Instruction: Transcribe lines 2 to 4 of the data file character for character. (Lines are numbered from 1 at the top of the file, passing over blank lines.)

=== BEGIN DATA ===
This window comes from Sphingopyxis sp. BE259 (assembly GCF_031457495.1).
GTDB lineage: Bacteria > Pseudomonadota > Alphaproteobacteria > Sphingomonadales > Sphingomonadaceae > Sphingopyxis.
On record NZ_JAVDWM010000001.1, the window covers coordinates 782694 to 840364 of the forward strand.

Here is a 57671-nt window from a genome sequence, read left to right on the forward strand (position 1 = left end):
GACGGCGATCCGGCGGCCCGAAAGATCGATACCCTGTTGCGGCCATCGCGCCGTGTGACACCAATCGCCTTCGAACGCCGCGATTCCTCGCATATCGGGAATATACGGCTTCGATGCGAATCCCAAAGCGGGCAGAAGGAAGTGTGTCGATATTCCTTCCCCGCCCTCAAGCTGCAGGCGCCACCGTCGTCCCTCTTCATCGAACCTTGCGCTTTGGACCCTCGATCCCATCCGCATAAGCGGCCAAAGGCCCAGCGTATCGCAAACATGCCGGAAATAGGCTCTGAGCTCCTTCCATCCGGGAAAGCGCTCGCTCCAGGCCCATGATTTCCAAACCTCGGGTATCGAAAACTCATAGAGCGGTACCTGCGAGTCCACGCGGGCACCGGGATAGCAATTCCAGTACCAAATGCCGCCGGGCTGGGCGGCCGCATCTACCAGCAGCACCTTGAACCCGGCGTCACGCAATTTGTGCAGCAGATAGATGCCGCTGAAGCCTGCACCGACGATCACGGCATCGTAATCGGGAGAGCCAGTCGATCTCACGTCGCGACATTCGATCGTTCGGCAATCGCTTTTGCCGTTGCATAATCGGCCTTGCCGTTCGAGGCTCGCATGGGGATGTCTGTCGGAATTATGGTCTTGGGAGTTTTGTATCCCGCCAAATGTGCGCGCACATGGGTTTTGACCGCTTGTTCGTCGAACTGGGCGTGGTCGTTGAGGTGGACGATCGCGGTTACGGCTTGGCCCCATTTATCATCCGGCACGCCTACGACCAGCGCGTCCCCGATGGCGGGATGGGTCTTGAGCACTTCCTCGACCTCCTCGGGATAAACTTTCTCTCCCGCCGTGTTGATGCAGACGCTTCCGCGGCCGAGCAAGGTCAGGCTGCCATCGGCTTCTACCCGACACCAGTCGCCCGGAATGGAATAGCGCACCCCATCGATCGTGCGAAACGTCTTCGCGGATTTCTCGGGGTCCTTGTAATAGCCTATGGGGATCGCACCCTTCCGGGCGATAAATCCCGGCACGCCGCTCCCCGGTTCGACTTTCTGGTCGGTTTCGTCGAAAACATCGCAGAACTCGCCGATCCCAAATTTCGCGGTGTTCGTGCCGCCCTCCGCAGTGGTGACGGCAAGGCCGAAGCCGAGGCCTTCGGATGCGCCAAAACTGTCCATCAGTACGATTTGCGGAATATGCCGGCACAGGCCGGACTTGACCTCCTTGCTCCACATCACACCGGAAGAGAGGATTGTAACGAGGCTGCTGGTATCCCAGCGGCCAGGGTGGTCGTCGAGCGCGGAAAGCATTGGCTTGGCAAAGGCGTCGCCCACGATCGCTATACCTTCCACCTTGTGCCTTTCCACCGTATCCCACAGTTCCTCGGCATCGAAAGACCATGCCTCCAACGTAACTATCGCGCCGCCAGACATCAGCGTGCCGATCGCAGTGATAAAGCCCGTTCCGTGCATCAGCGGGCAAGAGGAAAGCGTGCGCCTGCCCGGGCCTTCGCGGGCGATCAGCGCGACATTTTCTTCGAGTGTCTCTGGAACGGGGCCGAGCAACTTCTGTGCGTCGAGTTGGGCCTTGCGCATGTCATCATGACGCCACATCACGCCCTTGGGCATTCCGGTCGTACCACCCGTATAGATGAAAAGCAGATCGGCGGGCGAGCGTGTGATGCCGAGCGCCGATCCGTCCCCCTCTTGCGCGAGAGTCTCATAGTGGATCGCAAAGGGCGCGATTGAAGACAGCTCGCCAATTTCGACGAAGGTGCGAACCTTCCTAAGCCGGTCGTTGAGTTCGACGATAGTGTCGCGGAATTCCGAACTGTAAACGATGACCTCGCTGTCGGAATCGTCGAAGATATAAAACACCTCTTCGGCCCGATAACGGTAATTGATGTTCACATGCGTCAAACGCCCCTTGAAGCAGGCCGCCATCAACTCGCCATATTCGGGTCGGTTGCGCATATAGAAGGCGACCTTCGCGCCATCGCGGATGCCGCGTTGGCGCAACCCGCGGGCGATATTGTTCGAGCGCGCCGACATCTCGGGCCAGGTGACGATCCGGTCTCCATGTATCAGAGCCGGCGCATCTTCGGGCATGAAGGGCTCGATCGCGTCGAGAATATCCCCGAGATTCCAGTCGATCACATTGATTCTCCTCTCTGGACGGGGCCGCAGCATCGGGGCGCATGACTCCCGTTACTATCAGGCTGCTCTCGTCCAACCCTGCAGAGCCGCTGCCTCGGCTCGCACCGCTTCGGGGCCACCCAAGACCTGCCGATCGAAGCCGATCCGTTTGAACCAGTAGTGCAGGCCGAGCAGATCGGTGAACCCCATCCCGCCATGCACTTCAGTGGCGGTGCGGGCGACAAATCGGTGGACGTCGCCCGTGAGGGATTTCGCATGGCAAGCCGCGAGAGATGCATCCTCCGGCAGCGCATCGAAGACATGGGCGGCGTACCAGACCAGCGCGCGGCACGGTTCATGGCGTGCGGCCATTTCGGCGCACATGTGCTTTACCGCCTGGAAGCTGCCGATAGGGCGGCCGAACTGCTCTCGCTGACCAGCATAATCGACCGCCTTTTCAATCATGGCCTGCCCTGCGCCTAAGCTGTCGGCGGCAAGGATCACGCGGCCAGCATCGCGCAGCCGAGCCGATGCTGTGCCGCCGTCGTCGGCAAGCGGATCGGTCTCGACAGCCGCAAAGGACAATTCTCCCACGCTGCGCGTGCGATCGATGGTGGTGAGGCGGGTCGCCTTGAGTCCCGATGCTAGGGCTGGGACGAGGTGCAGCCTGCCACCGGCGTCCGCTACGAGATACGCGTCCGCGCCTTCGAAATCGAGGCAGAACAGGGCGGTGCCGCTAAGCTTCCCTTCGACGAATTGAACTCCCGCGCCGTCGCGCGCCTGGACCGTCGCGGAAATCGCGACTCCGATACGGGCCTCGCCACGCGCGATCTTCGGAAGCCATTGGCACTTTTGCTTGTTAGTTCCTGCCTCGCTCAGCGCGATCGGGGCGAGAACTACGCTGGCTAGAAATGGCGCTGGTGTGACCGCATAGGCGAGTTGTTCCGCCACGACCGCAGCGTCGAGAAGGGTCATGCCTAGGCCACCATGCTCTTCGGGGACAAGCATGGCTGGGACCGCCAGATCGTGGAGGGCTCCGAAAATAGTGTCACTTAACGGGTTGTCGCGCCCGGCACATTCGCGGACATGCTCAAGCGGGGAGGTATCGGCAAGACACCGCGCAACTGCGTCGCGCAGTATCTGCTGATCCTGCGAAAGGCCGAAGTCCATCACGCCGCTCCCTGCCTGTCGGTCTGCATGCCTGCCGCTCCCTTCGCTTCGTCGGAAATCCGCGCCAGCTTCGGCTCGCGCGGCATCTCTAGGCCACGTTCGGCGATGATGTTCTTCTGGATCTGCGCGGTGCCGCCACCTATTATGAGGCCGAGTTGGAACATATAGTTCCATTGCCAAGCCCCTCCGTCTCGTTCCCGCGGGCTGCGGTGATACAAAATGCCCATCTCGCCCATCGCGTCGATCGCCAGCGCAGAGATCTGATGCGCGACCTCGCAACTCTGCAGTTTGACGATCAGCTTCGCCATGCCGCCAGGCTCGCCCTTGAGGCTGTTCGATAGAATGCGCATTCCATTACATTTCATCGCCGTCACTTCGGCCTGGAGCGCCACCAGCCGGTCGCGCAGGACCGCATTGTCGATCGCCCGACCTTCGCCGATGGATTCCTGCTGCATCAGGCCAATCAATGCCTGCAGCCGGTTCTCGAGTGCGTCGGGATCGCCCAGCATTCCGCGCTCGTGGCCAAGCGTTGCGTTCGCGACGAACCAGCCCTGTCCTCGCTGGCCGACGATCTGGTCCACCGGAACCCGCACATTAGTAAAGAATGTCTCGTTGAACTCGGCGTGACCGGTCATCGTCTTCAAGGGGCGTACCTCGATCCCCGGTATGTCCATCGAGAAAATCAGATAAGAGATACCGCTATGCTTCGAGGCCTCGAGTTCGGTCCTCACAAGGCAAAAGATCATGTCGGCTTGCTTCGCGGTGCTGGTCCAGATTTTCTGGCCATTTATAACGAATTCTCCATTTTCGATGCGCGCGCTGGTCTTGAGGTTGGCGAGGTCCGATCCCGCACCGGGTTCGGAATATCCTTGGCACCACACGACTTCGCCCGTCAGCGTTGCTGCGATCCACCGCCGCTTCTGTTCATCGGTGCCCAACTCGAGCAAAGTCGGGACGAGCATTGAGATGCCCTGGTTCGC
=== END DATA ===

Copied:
GTDB lineage: Bacteria > Pseudomonadota > Alphaproteobacteria > Sphingomonadales > Sphingomonadaceae > Sphingopyxis.
On record NZ_JAVDWM010000001.1, the window covers coordinates 782694 to 840364 of the forward strand.

Here is a 57671-nt window from a genome sequence, read left to right on the forward strand (position 1 = left end):